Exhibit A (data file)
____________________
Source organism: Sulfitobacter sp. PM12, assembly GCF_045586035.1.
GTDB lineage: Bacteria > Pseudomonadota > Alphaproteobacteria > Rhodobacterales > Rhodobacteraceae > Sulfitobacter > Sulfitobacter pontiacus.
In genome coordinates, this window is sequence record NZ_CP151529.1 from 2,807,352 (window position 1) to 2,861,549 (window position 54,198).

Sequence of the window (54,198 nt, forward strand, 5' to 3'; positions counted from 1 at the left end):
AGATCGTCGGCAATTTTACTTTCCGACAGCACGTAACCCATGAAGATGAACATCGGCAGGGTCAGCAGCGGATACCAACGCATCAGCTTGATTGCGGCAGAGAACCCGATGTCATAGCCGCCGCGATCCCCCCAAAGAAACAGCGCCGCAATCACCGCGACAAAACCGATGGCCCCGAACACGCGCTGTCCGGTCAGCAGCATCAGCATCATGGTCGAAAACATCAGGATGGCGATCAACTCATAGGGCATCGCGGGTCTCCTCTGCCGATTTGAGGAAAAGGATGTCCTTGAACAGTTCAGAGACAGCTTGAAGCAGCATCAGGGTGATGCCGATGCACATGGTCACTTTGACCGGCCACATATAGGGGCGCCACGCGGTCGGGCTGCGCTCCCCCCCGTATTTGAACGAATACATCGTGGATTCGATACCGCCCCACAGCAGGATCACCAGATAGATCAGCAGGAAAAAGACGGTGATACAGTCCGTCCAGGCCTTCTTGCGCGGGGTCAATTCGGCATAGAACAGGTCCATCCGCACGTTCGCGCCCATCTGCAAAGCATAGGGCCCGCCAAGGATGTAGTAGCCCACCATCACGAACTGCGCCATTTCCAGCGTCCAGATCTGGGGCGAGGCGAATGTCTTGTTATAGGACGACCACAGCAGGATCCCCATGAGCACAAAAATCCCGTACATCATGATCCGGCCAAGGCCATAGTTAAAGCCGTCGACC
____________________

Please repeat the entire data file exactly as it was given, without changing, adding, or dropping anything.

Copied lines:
Source organism: Sulfitobacter sp. PM12, assembly GCF_045586035.1.
GTDB lineage: Bacteria > Pseudomonadota > Alphaproteobacteria > Rhodobacterales > Rhodobacteraceae > Sulfitobacter > Sulfitobacter pontiacus.
In genome coordinates, this window is sequence record NZ_CP151529.1 from 2,807,352 (window position 1) to 2,861,549 (window position 54,198).

Sequence of the window (54,198 nt, forward strand, 5' to 3'; positions counted from 1 at the left end):
AGATCGTCGGCAATTTTACTTTCCGACAGCACGTAACCCATGAAGATGAACATCGGCAGGGTCAGCAGCGGATACCAACGCATCAGCTTGATTGCGGCAGAGAACCCGATGTCATAGCCGCCGCGATCCCCCCAAAGAAACAGCGCCGCAATCACCGCGACAAAACCGATGGCCCCGAACACGCGCTGTCCGGTCAGCAGCATCAGCATCATGGTCGAAAACATCAGGATGGCGATCAACTCATAGGGCATCGCGGGTCTCCTCTGCCGATTTGAGGAAAAGGATGTCCTTGAACAGTTCAGAGACAGCTTGAAGCAGCATCAGGGTGATGCCGATGCACATGGTCACTTTGACCGGCCACATATAGGGGCGCCACGCGGTCGGGCTGCGCTCCCCCCCGTATTTGAACGAATACATCGTGGATTCGATACCGCCCCACAGCAGGATCACCAGATAGATCAGCAGGAAAAAGACGGTGATACAGTCCGTCCAGGCCTTCTTGCGCGGGGTCAATTCGGCATAGAACAGGTCCATCCGCACGTTCGCGCCCATCTGCAAAGCATAGGGCCCGCCAAGGATGTAGTAGCCCACCATCACGAACTGCGCCATTTCCAGCGTCCAGATCTGGGGCGAGGCGAATGTCTTGTTATAGGACGACCACAGCAGGATCCCCATGAGCACAAAAATCCCGTACATCATGATCCGGCCAAGGCCATAGTTAAAGCCGTCGACC